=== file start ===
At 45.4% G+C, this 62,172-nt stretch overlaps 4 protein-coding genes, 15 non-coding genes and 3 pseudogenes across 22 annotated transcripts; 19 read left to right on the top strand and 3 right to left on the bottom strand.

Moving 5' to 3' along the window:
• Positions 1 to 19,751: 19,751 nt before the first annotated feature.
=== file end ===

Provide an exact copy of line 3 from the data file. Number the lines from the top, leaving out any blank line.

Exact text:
• Positions 1 to 19,751: 19,751 nt before the first annotated feature.